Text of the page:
John Derbyshire on Catholic Doctrine


#1

The National Review writer had the following to say in a discussion of Church doctrine:

"Several readers assure me that not only did Vatican II not change Church teaching, but nothing else ever has either. The core teachings of the Church, they tell me, have been utterly unchanged for 2,000 years.

Come off it! Did the Church never have teachings on the sale of indulgences? The treatment of witches? Or of heretics? Didn’t Limbo get overhauled just a couple of years ago? And again, if (say) the doctrine on indulgences was not a teaching, I’d be willing to bet that the average 15th-century European peasant thought it was, and that his parish priest did nothing to disabuse him. Oh, these weren’t core teachings? Did our 15th-century priest know that? You sure?
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Sorry, but to this outsider, it looks as thought the Church moves with the times. When items of doctrine become politically inconvenient, or unpopular with the laity, they are dropped. Terms like “teachings” or “core beliefs” are then redefined to mean “stuff we haven’t dropped yet.” Convenient! To see how far this can go, I refer you to the poor old Anglo-Catholic Church."

Does anyone know the history of Church teaching on LImbo? What was supposed to have happened a couple of years ago? I would also be interested in any comment on the other points.


#2

Yes, it did. The sale of indulgences has always been forbidden by Church doctrine.

These are matters of law, not doctrine. Laws change; doctrine doesn’t.

Limbo was never doctrine. It was theological speculation, the belief in which was never binding on any Catholic.

To an outsider – meaning one who doesn’t understand what the Church means when she speaks of doctrine – yes, it can look that way. Of course, looks can also be deceiving, especially when one’s view of the matter is skewed by a lack of knowledge.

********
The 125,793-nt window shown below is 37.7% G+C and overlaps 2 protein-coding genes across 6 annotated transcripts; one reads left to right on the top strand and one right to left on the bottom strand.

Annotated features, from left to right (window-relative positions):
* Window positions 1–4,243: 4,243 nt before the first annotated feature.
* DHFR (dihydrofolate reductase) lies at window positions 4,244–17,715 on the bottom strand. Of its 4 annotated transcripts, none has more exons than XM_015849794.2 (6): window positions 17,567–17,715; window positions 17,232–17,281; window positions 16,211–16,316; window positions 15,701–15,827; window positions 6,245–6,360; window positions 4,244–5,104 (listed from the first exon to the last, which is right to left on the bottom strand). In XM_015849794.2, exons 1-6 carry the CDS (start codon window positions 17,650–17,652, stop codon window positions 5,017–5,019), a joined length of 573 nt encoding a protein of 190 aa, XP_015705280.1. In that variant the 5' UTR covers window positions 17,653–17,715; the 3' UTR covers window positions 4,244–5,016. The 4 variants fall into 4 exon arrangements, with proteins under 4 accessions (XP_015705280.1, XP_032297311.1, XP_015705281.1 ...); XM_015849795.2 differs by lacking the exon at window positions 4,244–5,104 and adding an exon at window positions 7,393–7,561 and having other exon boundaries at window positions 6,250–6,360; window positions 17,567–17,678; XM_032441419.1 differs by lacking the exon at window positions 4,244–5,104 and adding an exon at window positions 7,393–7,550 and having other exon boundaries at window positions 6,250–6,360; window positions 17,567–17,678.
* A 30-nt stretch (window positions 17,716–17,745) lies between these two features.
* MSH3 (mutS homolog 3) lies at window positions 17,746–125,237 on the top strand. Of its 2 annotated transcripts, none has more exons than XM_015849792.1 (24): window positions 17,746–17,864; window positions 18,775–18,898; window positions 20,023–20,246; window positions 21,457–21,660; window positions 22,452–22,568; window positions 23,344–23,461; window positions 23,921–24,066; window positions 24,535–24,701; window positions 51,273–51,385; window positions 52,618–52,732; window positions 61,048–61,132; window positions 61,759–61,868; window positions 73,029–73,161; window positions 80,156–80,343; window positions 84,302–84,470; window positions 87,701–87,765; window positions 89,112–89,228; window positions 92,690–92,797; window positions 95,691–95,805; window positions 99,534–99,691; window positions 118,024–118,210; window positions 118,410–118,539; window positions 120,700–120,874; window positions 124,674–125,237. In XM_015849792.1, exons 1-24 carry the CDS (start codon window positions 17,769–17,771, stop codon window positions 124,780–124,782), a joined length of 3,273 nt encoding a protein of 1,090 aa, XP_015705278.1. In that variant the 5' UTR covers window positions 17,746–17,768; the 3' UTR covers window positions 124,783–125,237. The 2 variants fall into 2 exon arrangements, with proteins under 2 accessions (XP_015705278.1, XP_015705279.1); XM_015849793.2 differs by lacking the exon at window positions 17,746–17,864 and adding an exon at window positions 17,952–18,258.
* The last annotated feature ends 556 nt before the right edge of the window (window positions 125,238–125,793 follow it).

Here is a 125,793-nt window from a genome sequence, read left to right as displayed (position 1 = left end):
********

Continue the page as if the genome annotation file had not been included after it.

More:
– Mark L. Chance.


#3

Did the Church never have teachings on the sale of indulgences?

The Church always had a prohibition on the sale of Spiritual things, it’s called the sin of simony.

The treatment of witches? Or of heretics?

No change there.

Didn’t Limbo get overhauled just a couple of years ago?

No.

And again, if (say) the doctrine on indulgences was not a teaching, I’d be willing to bet that the average 15th-century European peasant thought it was, and that his parish priest did nothing to disabuse him. Oh, these weren’t core teachings? Did our 15th-century priest know that? You sure?

I have no idea what you are asking here?

Does anyone know the history of Church teaching on LImbo?

Limbo was one possibility of what happened to infants and children who died without Sacramental Baptism, because the Scriptures say no Unbaptized person can enter the Kingdom. And they say that no one is condemned to Hell unless they have intentionally rejected Christ.
SO if they can’t be in Heaven and they can’t be in Hell? Um?

Limbo = We don’t know what happens to them.

What was supposed to have happened a couple of years ago?

We added something to that last line:

Limbo = We don’t know what happens to them, but we can have hope!


#4

Frank, I can certainly understand your perspective if one has been outside the church and getting all this info from people who hate the Catholic church or can’t compete with the depth of its theological and spiritual insights. We have a heritage that no one on the planet can emulate and its just normal human nature for some to resent the obvious advantage the Church has over the Johnny Come Lately religious faiths that keep popping up. But the above replies are all correct. The doctrine evolves and adjusts to modernize it to the times but the core dogma and teaching has never changed. The Church can change its liturgy to take advantage of more recent translations in texts etc. without changing its basic teaching. If anything we get an expansion or a deeper teaching but never a retraction of core dogma or teaching.